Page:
For the last few days a White-tailed Tropicbird has been appearing late afternoon at the coastal village of Fajazinha, even perching briefly on buildings before returning to the sea, and when I arrived with the group yesterday afternoon a text from Staffan Rodebrand revealed it was back. Cue a mad cross-island dash for this much-wanted bird, only to arrive and be told we'd just missed it. Mortified was not the word, but we took it on the chin and elected to try again the following afternoon.

At times the bird flew right over our head, sometimes attempting to land on buildings.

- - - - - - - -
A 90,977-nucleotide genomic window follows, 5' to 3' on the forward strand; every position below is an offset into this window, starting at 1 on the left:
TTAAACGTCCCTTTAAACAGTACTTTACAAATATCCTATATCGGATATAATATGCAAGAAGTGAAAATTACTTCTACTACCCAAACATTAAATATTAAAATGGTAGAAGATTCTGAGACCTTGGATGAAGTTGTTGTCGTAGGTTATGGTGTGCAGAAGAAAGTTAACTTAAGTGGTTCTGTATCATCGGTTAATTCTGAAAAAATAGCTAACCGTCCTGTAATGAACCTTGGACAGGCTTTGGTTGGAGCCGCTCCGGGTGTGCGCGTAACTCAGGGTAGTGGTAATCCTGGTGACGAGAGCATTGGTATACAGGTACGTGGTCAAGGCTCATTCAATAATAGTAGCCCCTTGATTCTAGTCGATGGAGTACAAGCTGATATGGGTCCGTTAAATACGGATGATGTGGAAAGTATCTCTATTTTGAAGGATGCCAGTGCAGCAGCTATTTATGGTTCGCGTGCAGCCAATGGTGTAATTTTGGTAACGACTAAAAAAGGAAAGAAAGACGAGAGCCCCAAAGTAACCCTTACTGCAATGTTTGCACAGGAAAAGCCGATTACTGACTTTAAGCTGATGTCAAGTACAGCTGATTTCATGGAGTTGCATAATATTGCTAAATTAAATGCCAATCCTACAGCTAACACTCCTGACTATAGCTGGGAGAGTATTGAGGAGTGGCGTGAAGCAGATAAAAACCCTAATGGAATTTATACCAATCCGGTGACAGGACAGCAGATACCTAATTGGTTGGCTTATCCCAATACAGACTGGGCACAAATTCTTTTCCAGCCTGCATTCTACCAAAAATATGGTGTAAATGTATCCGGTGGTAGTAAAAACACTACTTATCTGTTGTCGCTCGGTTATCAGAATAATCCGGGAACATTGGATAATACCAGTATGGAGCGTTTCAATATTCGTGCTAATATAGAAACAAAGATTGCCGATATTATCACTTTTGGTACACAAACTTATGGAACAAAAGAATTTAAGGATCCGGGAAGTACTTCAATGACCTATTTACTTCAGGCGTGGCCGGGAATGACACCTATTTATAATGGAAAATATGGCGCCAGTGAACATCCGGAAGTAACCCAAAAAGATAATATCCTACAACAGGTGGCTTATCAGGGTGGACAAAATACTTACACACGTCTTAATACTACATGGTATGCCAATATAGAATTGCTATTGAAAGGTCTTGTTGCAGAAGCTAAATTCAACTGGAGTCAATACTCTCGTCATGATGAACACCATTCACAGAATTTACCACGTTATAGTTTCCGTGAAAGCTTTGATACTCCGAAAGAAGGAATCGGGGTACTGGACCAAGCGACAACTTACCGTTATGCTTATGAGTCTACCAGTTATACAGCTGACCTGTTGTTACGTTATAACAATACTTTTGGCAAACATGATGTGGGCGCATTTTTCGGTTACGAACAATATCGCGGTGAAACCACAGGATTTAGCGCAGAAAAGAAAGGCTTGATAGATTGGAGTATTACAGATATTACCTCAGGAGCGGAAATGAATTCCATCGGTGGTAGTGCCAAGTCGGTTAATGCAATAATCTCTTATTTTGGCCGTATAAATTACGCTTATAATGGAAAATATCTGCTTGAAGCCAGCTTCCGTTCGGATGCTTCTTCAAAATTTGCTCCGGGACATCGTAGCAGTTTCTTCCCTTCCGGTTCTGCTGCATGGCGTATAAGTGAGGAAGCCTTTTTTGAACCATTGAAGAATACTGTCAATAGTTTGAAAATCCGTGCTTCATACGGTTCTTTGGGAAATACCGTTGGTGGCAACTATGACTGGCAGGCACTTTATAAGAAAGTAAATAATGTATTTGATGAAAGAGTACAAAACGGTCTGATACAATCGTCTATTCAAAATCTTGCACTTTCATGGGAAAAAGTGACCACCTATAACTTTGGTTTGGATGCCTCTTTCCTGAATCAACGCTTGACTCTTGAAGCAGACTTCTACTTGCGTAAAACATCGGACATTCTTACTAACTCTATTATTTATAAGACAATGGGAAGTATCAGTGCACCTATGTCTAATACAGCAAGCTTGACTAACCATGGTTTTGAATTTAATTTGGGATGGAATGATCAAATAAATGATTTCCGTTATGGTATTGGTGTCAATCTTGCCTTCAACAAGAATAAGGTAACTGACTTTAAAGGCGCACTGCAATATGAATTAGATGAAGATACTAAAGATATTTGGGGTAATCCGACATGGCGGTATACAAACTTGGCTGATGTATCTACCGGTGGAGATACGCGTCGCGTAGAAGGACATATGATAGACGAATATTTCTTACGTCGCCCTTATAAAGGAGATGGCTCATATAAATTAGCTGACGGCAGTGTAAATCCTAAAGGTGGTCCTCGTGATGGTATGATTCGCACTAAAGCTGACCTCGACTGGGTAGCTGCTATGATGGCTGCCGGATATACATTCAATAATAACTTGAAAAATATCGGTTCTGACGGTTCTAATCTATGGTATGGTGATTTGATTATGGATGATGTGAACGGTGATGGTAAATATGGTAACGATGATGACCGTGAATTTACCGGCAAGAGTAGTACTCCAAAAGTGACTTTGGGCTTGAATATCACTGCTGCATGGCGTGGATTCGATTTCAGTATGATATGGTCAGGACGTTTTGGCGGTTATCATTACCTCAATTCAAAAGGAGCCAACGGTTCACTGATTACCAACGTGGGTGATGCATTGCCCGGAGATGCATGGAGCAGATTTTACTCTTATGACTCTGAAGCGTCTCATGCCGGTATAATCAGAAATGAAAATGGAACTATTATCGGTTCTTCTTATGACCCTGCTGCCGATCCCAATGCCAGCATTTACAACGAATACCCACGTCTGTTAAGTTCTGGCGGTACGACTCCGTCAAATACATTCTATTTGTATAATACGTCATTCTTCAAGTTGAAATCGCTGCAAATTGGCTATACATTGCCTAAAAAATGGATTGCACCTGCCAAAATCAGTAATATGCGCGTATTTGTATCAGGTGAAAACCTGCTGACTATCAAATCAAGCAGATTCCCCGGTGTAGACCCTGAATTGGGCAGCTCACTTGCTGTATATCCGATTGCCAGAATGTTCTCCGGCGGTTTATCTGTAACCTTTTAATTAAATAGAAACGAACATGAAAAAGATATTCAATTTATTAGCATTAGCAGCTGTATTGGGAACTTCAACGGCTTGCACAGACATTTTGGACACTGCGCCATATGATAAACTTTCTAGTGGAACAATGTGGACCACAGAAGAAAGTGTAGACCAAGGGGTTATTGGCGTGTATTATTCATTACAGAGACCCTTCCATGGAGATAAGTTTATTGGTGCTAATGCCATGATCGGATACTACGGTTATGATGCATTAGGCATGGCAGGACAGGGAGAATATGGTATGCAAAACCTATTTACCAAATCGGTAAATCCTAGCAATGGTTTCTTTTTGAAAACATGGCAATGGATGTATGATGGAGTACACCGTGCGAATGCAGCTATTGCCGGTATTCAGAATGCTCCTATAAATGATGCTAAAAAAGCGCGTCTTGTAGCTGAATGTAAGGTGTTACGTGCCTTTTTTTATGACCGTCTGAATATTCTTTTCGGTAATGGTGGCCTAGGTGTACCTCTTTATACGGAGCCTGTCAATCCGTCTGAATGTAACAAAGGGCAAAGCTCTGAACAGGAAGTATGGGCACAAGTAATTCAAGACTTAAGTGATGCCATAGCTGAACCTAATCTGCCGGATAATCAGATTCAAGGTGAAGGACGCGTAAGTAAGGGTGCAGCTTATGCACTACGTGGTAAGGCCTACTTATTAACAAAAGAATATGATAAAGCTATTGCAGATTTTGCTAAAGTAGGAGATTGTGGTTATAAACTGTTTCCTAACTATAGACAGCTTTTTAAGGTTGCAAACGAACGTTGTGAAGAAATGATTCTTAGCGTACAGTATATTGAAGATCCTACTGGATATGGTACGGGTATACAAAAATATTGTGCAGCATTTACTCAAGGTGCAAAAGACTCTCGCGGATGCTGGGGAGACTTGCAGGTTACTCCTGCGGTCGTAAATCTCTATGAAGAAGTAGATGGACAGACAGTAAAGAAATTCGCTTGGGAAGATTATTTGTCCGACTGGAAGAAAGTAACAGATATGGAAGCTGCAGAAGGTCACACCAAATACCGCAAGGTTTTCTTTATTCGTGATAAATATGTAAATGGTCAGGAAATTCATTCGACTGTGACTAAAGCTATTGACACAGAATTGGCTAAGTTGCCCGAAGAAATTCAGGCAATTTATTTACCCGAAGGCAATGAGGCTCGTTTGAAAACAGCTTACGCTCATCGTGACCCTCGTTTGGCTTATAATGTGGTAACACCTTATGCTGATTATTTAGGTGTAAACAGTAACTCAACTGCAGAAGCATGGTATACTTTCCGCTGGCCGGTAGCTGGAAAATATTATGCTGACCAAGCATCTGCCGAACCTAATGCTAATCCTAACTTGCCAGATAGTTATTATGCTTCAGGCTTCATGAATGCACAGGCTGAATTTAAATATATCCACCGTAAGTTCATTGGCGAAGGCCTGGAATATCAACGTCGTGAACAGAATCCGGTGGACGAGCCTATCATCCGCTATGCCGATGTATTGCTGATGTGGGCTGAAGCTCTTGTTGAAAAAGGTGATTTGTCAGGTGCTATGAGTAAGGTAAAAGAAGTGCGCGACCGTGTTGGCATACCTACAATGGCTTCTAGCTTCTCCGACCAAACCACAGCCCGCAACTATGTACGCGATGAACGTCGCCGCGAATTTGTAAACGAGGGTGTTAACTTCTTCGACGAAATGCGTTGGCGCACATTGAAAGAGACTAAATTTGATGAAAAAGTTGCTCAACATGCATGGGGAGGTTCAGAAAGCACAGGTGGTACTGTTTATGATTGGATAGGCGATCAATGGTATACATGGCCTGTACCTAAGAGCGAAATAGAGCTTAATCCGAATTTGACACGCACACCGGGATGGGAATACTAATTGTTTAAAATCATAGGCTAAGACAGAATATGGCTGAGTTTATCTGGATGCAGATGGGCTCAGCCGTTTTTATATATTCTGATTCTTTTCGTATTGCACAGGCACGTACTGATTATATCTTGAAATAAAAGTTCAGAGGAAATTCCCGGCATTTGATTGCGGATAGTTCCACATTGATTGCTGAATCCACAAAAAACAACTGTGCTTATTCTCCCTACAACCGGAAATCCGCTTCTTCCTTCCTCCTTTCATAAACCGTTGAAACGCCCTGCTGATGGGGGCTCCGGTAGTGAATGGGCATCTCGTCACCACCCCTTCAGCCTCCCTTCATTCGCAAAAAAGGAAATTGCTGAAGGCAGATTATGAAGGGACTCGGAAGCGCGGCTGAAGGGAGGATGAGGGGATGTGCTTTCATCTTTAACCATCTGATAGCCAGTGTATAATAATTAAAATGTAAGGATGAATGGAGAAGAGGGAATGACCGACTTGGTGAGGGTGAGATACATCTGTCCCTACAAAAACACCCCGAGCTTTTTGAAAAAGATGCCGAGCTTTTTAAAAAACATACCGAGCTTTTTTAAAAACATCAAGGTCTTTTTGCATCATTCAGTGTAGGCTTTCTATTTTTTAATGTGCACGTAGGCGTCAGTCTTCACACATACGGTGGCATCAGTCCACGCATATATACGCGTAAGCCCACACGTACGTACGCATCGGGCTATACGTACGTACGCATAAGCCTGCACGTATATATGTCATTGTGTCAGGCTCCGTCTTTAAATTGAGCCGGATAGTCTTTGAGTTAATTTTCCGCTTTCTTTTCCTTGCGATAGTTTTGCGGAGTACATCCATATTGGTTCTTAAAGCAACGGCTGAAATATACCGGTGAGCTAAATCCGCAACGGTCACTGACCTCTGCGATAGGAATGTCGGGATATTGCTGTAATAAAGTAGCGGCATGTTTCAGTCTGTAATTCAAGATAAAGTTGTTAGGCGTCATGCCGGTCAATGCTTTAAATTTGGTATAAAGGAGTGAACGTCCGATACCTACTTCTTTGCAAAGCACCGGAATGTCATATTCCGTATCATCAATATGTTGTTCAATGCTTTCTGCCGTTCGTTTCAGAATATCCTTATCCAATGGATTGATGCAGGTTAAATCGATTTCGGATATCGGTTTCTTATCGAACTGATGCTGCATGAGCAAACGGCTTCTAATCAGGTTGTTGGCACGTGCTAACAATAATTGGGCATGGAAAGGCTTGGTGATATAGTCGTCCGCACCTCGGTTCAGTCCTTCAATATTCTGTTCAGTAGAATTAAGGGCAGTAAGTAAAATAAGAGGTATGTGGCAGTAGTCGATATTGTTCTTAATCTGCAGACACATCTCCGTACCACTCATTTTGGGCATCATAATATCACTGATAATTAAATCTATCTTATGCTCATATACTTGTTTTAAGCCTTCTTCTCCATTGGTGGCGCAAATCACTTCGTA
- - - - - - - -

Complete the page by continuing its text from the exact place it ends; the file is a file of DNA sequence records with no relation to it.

Today it paid off big time, with one of the most extraordinary encounters you can imagine (and thanks to Hugues Dufourny for the timely text). At one point this whip-tailed wanderer was flapping just above our heads, checking out the perching space on a house in the village centre, and even attempting to land on the village church right by the bell. Eventually it behaved more sanely, flying down the valley back towards the sea where some cliffs made for rather more appropriate habitat. Gleaming white when its plumage caught the sun, especially at range, up close it was more subtly toned with creamy-buff tinge on parts of the head and body.